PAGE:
The Countess of Prague is the wonderfully exciting introduction to Beatrice von Falklenburg, known to her intimates as Trixie, who will lead us from Prague through Europe and occasionally beyond on a ten-book set of investigations that begins in 1904 and finishes in 1914. The assassination of the Archduke in Sarajevo that summer effectively ended the Old Europe into which she was born to a noble Czech father and an English mother. Through the lens of Trixie, whose own journey from pampered aristocrat (albeit in a polite and impoverished marriage) to a degree of emancipation has an exciting yet humorous and sympathetic dynamic, we witness stirring events and societal shifts. Trixie begins her new career at 28. She’s leading a society life and growing apart from her husband although she is as yet too conventional to take a lover. When the brutalized body of an old man once under the command of her military uncle is fished from the Vltava, she takes to the role of a detective and finds solace in it, mixing with ease with kings and princes, but never losing touch with ordinary men and women with whom her new role often puts her in contact. Investigating alters the formality of her relations with her servants and with public officials as we see when she encounters her butler in an unexpected role (and place) and then goes undercover (as a young man) on a train journey to Paris and London. Eventually, liaising with various officials, she arrives at Marienbad, the famous Czech spa, where Edward VII of England and his nephew Kaiser Wilhelm have staged a surprising May meeting….and it is here that the mystery unfolds.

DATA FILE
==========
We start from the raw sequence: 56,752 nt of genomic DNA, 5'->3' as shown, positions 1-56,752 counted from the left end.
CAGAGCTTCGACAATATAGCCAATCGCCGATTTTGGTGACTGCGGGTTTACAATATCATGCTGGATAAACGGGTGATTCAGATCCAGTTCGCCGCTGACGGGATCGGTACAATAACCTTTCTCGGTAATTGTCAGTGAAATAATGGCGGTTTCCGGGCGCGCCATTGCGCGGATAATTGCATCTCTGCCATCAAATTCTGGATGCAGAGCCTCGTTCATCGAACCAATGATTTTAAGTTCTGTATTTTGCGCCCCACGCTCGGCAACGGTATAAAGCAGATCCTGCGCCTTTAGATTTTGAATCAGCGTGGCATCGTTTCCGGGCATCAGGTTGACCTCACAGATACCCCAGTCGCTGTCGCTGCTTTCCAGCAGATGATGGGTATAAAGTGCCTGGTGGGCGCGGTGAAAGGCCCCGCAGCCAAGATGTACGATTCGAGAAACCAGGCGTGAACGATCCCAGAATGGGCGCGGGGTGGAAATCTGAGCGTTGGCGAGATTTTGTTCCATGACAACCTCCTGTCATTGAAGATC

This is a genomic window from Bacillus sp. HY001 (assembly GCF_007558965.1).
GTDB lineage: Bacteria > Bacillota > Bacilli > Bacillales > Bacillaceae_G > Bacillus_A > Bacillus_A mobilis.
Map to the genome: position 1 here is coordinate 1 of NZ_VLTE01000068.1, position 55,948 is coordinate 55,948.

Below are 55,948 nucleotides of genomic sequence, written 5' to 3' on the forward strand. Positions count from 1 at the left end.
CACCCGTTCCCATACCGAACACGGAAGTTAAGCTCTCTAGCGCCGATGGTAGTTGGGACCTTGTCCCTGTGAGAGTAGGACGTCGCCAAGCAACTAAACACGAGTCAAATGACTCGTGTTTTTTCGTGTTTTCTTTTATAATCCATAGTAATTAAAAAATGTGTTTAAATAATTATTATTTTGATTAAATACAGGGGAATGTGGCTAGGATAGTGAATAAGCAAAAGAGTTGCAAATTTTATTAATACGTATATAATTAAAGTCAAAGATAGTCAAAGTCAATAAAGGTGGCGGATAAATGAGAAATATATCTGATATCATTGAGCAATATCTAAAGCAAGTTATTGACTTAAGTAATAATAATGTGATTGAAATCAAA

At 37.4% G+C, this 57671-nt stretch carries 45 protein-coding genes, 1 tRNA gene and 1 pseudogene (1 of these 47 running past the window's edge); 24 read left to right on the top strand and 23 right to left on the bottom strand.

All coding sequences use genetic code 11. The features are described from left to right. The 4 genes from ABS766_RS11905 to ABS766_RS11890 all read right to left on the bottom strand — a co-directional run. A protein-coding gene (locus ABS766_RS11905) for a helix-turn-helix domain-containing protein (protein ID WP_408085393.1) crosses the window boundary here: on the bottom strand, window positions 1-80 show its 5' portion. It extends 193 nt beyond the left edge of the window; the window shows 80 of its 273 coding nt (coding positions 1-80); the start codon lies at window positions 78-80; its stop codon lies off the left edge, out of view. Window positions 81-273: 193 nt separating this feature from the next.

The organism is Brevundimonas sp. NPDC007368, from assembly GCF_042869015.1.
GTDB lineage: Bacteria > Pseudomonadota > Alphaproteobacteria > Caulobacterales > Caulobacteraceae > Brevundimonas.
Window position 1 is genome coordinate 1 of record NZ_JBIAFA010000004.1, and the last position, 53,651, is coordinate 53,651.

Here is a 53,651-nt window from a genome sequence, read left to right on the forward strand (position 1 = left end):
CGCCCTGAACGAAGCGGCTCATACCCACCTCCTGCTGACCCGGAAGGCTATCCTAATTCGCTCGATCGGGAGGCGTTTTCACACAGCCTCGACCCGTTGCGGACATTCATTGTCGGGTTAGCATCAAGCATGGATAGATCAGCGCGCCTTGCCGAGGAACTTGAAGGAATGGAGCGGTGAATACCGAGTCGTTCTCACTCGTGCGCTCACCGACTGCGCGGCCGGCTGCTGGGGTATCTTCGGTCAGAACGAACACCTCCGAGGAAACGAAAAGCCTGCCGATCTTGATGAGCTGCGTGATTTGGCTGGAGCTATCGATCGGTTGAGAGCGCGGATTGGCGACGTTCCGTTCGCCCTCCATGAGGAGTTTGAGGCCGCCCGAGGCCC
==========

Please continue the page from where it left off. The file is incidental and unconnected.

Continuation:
Too much costume not enough drama. This play on ‘costume drama’ is intentional. I tried my best to finish this book and I have. However, I failed to see what it was about.
There are nice descriptions of places and travels. Obviously, the author knows Prague and surrounds. Does he love it? Does he love women? I do not think so.
The heroine – Beatrice von Falkenburg is a façade without depth. It is as if she has to remind the readers that she is a woman, a countess, a spoiled little girl every hundred words or so.
Is she a private detective? I do not think so. The whole book she was going from A to B, constantly reminding herself of her place and that of the others around her. It got boring to fast.
Was there a mystery? Which one was it? There are too many pieces to the mystery. The never-ending tap of these pieces takes the suspense out of the text. There was hardly anything happening by the middle of the book. I did say it got boring fast.
I love Prague. I absolutely love the city and its history. I did enjoy all the bits to do with that. But I failed to enjoy author’s recklessness treatment of other countries’ cultures and histories. Note to the author: Russians wear wedding ring on the right hand. So do Germans. Check your facts…
The plot wraps up in a package by the end. The Countess saves them all. Really…. It does feel like a very bad and cheap vaudeville.
All in all, I will not read the next instalment.